When people talk about security threats in personal computers, they're generally referring to viruses, worms, and spyware:
• A virus is a program that can copy itself, usually by attaching itself to another object. Infections spread when an infected file is transferred to another computer over a network, over the internet, or on removable media, and then executed on the target computer. In addition to their all-important reproductive capability, viruses are typically written to destroy or corrupt data files, wipe out installed programs, or damage the operating system itself.
• A worm is a program that replicates by copying itself from one computer on a network to another. Many modern worms also contain virus code that can damage data, consume so many system resources that they render the operating system unusable, or install a "backdoor" that lets a worm author remotely control the infected computer.
• Spyware is a term that has been applied to a variety of unwanted programs, including advertiser-sponsored software that tracks a user's web surfing habits, programs that display pop-up ads, programs that redirect Internet Explorer to a search engine or home page that's different from the one you specify, and more. For the purposes of this chapter, our definition of spyware is "any program that is installed without the user's full and informed consent, often through deceptive means, and that displays advertising, records personal information, or changes a computer's configuration without the user's explicit permission ."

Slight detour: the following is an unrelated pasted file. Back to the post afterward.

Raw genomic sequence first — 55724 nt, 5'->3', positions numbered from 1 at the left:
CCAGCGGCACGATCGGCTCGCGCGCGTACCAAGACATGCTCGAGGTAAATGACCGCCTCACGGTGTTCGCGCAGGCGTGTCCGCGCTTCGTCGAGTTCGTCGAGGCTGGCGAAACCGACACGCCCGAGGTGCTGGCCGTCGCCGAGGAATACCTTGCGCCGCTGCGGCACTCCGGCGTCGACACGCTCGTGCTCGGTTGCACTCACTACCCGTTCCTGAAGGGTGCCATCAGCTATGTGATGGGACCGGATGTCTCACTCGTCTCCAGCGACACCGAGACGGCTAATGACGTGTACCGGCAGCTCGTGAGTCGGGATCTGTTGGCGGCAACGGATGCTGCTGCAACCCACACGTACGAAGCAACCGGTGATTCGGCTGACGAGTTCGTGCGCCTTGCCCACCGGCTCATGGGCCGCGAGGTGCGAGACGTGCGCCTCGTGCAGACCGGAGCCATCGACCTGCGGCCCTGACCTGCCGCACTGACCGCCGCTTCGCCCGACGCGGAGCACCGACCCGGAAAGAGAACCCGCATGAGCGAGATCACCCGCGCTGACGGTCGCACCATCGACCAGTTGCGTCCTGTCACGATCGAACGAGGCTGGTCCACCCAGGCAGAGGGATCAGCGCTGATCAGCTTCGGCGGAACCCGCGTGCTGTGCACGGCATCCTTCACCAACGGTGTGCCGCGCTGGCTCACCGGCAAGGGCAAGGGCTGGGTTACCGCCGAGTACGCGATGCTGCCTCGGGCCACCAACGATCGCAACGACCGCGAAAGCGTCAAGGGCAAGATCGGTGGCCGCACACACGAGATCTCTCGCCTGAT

Collectively, viruses, worms, and spyware in all their forms are often called malware. The most pernicious form of malware acts as a stealth server that allows intruders to take control of a remote computer without the owner's knowledge. Such a program can be used to monitor users' activities and to capture account numbers and passwords for financial accounts, which are subsequently cleaned out. Computers that have been taken over by other forms of malware are sometimes referred to as zombies or bots (short for robots). Armies of these zombies, called botnets, can be used to launch crippling attacks against websites, to send spam without revealing the true sender's address, and to propagate themselves
The Microsoft Malware Protection Center issues a twice-yearly report on the changing threat landscape, using data from hundreds of millions of Windows users and other sources. You can read the latest Microsoft Security Intelligence Report at w7io.com/1501.
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